People go into professions because they think it will be personally fulfilling, financially rewarding, or both. Unfortunately for teachers, after about five years, many decide that teaching kids no longer meets either or both of those criteria.
How can that be? Teachers enter the profession full of hope and idealism: they are going to make the world a better place, one mind at a time. With all the testing mandates, merit pay based on student test scores, mediocre salaries, and a general lack of respect teachers experience both inside and outside the classroom, many teachers decide that they were in fact too idealistic.
My husband used to work as a corporate attorney here in Atlanta at a large law firm. While he enjoyed his job, the hours were long and he spent many nights working until midnight or later. But his firm paid him well and he appreciated the challenging nature of the work.
The pay seemed to indicate: society values what you do and we (the firm) want to make sure you know it. After four years, he left his job at a large law firm and took a job with the state developing infrastructure projects. It wasn’t because the state of Georgia paid more—it was because he knew that he would enjoy the work more, he would be able directly serve the public, and he would get to have more time with his family.
Teachers, however, are expected to work the long hours, get paid a very average salary, and then get somewhere between scorned and forgotten by society.
What can we do to pay teachers in a way that demonstrates that we as a society value their work while not imposing additional mandates that ultimately chip away at the efficacy of the profession? And, beyond higher pay, what can we do to keep highly-skilled educators?
Here are a few suggestions that I think will help get the conversation going in the right direction.
Decentralize school districts.
If school districts hire competent, fair superintendents and regional superintendents, principals, and assistant principals, then there shouldn’t be a problem giving these individuals more control over personnel decisions and pay raises.
For example, if a principal knows that her assistant principals are experts in their academic areas, she can feel confident that when each assistant principal conducts an observation of individual teachers, the observation will reflect an accurate picture of the teacher’s performance.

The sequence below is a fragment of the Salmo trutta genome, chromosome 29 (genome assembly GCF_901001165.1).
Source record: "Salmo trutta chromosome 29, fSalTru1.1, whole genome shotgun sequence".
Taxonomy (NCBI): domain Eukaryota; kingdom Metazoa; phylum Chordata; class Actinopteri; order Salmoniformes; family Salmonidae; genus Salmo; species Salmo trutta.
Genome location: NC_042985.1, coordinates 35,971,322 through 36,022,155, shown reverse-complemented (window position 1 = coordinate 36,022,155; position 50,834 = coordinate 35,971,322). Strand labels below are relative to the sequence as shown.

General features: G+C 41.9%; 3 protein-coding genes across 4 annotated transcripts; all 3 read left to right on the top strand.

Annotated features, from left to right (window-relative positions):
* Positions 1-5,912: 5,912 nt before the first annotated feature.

The private sector does this all the time. Not that I’m a supporter of the mentality that universally says: “Well, it works in the corporate world, so it must work in education.” However, sometimes certain ideas can be applied in education, and I think having more freedom to pay teachers based on observations (and not just 10-minute observations twice a semester) could be a model to consider.
If assistant principals could observe teachers and combine this with other factors (as private schools do) when determining a teacher’s performance, then positive marks on these annual reviews could lead to increased pay for such teachers. (However, everyone knows that no boss is perfect, so these mechanisms for increased pay would be inherently flawed. Some – especially in the charter movement — would argue that they would prefer this method of salary as opposed to an unexciting incremental salary schedule.)
Give teachers more autonomy – and reward best practices (not necessarily test scores) with increased funding for specific teacher classrooms or school or with increased pay.
Salary isn’t everything to teachers. According to Thomas Smith, a professor at Vanderbilt University’s education school, “Higher pay doesn’t necessarily lead to a better retention rate…[Some] studies suggest that teachers are more interested in working at schools where the conditions of work are good rather than in getting paid more.” Read more about teacher retention in this article from The Atlantic.
In a recent interview with the NEA (National Education Association), writer Jim Walker asked this of Dr. Richard Ingersoll of the University of Pennsylvania: “What drives low job satisfaction among teachers?” He responded:
“Salary is definitely a factor, but it’s not the most important one. The data consistently show us that a big issue is how much voice, how much say, do teachers have collectively in the school-wide decisions that affect their jobs? Are teachers treated as professionals? That’s a huge issue. Coupled with that is giving individual teachers discretion and autonomy in their own classroom. Teachers are micromanaged. They have been saying for a long time that one size doesn’t fit all, all students are different. But they’re told to stick to the scripted curriculum, which might work for a weaker teacher but it drives good teachers nuts. And for beginning teachers, the lack of support is a key issue. The poorer schools and the urban schools have higher levels of turnover overall because they tend to – not always – have worse working conditions. They’re usually the
|Giving teachers autonomy – if you hire good teachers – improves teacher satisfaction which will improve teacher retention which will improve student achievement.|
most centralized and the most micromanaged in this era of accountability.”